With the gaming industry reaching almost $200 billion worldwide making it now bigger than the movie business, it’s understandable why gamification is infiltrating all kinds of sectors. And investing in stocks and shares – which during the last 12 months has seen a huge upsurge in investors, some for the first time – is one of them. Indeed, software developers are eager to capitalise on a rapidly accelerating market with an estimated 13 million people investing for the first time in 2020.
What is gamification?
Gamification employs the functions and principles of gaming to motivate users to perform an action in a typically non-gaming environment. In recent years it has been particularly prevalent for marketing purposes to build brand identity. With Forbes reporting that 80% of smartphone users play games of some kind on their mobile devices, it’s clear why incorporating gaming functions and goal-orientated tasks in other consumer environments is a potent tactic.
For example, Fitocracy uses gamification to help users get motivated to exercise. Fitness goals are set based on the targets of the user, with health data used to customise workout routines and diet plans. Game principles are exampled by the app rewarding users for their successes in the form of badges and points. There are also league tables which put users up against each other.
How is gamification changing the way we invest?
Gamification of investing has become increasingly apparent in the last 12 months thanks to the rise of Robinhood. Founded in 2013 and now inspiring a number of imitators, the game-like phone app has brought trading to a growing number of people who wouldn’t have ordinarily been able to get their head around the stock market. In other words, gamification has made what was once the preserve of a wealthy minority the playing field of a much larger, and in many cases, novice customer base.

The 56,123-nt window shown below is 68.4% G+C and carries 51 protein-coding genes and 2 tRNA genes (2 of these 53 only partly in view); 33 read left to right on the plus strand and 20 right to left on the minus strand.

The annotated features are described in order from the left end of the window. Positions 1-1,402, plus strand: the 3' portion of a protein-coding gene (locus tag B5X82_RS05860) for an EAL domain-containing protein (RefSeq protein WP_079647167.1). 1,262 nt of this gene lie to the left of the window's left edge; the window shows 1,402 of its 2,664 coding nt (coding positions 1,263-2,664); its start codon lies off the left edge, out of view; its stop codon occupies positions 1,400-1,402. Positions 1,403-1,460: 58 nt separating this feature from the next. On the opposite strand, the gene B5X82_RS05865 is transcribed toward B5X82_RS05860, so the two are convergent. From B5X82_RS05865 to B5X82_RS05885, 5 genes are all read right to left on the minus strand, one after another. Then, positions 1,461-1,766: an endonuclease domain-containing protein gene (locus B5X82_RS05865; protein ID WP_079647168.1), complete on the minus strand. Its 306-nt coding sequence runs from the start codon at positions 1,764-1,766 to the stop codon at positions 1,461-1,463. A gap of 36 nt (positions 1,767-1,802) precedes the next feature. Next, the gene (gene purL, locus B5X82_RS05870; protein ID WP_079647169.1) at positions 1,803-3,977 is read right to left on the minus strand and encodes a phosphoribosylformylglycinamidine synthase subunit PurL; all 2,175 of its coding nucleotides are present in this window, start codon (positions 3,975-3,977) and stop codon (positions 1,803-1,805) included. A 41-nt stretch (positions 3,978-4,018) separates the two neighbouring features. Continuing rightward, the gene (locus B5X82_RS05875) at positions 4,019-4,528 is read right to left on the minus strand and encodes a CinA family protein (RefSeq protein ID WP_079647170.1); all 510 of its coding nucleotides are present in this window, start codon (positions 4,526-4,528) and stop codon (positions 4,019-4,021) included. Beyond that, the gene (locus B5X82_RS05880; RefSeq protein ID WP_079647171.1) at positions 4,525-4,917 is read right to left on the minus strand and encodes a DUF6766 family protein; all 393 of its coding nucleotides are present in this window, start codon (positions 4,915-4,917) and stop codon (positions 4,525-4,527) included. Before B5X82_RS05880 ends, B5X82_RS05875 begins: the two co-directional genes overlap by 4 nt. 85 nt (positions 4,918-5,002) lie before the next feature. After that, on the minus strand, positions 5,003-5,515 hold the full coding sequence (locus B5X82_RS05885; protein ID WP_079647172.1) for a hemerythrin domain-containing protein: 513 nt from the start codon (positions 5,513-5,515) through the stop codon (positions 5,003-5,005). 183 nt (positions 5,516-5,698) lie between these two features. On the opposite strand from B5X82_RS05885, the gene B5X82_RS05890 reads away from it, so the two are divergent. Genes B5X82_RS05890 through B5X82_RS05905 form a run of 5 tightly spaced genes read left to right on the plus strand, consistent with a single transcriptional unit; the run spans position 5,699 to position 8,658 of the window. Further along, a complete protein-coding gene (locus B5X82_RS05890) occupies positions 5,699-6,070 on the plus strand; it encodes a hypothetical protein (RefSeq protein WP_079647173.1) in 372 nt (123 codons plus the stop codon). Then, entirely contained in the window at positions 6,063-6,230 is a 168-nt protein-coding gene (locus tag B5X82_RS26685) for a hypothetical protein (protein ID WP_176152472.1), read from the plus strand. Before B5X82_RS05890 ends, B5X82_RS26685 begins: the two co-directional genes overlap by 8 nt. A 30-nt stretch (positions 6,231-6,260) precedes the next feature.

Robinhood has proven successful by attracting a younger, less experienced trader to the world of investing, namely Millennials, alongside the ability to easily access commission-free trading on the stock market. Described as one of the best stock trading apps in 2021, Robinhood is the market leader in the US with over 10 million users. Its popularity has been boosted by allowing users to buy part shares (such as in Amazon) as well as invest and trade ETFs, options, and cryptocurrencies.
Gamification has seen the experience transformed in the smartphone era with confetti animations congratulating traders, and the opportunity to earn pieces of big-money shares (like Apple) for completing tasks like inviting friends. Emphasis on social interaction has also inspired a trend on TikTok with successful traders showcasing their trades via videos alongside the hashtag #robinhoodstocks.
Its growth has seen competitors like the Chinese-based Webull and Acorn join the market following Robinhood’s model. They are each examples of how gamification is disrupting the way people are investing, growing their wealth in diverse ways. Increased engagement also coincides with the way gamification helps investors interact with products unlike the use of credit cards or deposit accounts. The thrill of, for example, being able to invest in favoured brands such as Apple, is an attractive carrot to dangle.
What the future promises
Last year was huge for gamification and the investment market is growing as a result. Described in an Ernst & Young analysis as potentially being invaluable to educating investors, and championed by wealth and asset managers, such platforms as Robinhood, which acquired a whopping 3 million new accounts in the first quarter of 2020, are leading the way. Alongside the popularisation of investing in the digital-first era, underlined by eToro revealing it saw over $1 trillion worth of trades made on its platform in the previous 12 months, gamification is expected to play a significant role in the way people interact with investment markets in the coming years.